Wearables Just at the Starting Line

Carl Weinschenk

It’s interesting to note that the major cable industry trade show of the year, INTX, which was held this week in Chicago, appears to have been as much about data and alternative programming platforms as about traditional cable services.

We can look at this in two ways: One way is to consider how far the mighty industry, which until relatively recently dominated content, has fallen.  The other is to laud cable for acknowledging and reacting to change.

Here are highlights from other bits and pieces of news and commentary in what was a relatively slow spring week.

It’s a First: Android Beats iOS

The first quarter of 2015 was the first time, according to CNET, that Android beat iOS in mobile advertising revenue. The research was released this week by Opera Mediaworks.

Android had a 45.77 percent share of advertising revenue on all mobile devices worldwide. iOS clocked in at 45.44 percent. The story also said that Android has been ahead of iOS in mobile ad traffic – not revenue – since April 2014. And it isn’t even close: Currently, Android has 65.17 percent of the traffic and iOS 22.34 percent.

The breakdown is interesting:

Drilling down the numbers by device, Android phones grabbed 42.46 percent of mobile ad revenue, while Android tablets accounted for only 3.31 percent. The iPhone captured 27.29 percent of mobile ad revenue, the iPad 17.45 percent and the iPod less than 1 percent.

The Death of the Bundle

The cable industry held its annual convention, now called INTX, this week in Chicago. One of the themes, according to Broadcasting & Cable’s Dade Hayes, was that bundles will continue to shrink.

The reduced size of the packages (now called “skinny packages”) that subscribers are forced to buy before adding premium networks and access to mobilized versions of the channels is a function of increasing competition and the general feelings of flexibility and freedom that consumers now have.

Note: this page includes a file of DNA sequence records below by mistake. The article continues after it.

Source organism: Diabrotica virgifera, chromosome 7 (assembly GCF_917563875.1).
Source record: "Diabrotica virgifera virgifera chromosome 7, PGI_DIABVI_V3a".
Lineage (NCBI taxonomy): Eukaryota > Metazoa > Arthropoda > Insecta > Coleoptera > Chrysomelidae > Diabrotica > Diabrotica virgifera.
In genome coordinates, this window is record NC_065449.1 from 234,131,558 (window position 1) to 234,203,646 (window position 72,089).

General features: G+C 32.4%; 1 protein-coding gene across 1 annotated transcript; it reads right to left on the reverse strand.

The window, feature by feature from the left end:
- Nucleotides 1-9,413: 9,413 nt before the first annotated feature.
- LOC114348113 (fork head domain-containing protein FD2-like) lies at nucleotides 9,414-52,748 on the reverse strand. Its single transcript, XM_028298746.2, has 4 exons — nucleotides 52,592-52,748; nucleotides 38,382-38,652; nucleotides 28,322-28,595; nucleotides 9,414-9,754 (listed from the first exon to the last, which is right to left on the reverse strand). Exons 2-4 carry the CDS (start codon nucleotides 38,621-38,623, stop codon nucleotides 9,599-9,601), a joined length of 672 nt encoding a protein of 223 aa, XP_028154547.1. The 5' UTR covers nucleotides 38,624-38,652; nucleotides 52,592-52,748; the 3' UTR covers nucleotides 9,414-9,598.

A participant in the panel upon which Hayes was reporting suggested that these changes make the launch of new linear cable channels unlikely.

Wearables Industry Set to Grow

Early in the last century, a famous physicist said that the era of theorizing was over and that the work going forward was just filling in details. He said this before a fellow by the name of Albert Einstein came along. Perhaps part of human nature is to think that the point at which things are is the furthest they will progress.

In any case, the era of wearables is just starting. David Wagner at InformationWeek takes a detailed look at what lies ahead. The driver, he writes, is the reduction of the price of a sensor to as little as $1 by 2020. This will facilitate an entirely new level of integration. Instead of smart watches, people will wear smart clothes and adorn their bodies with smart tattoos. Virtual reality also will reach heights barely imagined today.

Extra, Extra, Read All About It…Online

eMarketer reported this week that the digital newspaper industry grew 10 percent in March, compared with the year-ago month. In all, a record 176 million adult unique visitors accessed online papers, according to figures compiled by comScore from research done by the Newspaper Association of America. The driver was clear:

Mobile was the star of the show. Mobile-only newspaper readers—those who exclusively use smartphones and/or tablets to access newspaper content—expanded their share of the newspaper digital audience to 40% in March 2015, up from 29% one year earlier, equating to 71 million adult unique visitors. Those who used a combination of mobile and desktop/laptop devices to access digital newspaper content accounted for 29% of the total, while PC-only readers fell to 31% of the audience.

Men had above-average mobile-only growth in all age groups except 45 to 54 year olds, according to the story.

Autonomous Vehicles Beyond Cars

And, finally, comes the story of a scary idea. The idea of driverless cars is counter-intuitive and a bit scary. The idea of driverless trucks is counter-intuitive and terrifying. Wired reports that Nevada is allowing self-driving Freightliner trucks. These vehicles weigh about 80,000 pounds.

The trucks, from Mercedes-Benz company Daimler, will have “beefed-up” versions of advanced adaptive cruise control, lane departure warning and blind spot detection now used on passenger cars. At this point, only a handful of test vehicles are on the roads. These will have drivers to take control, if necessary.

Carl Weinschenk covers telecom for IT Business Edge. He writes about wireless technology, disaster recovery/business continuity, cellular services, the Internet of Things, machine-to-machine communications and other emerging technologies and platforms. He also covers net neutrality and related regulatory issues. Weinschenk has written about the phone companies, cable operators and related companies for decades and is senior editor of Broadband Technology Report. He can be reached at cweinsch@optonline.net and via twitter at @DailyMusicBrk.

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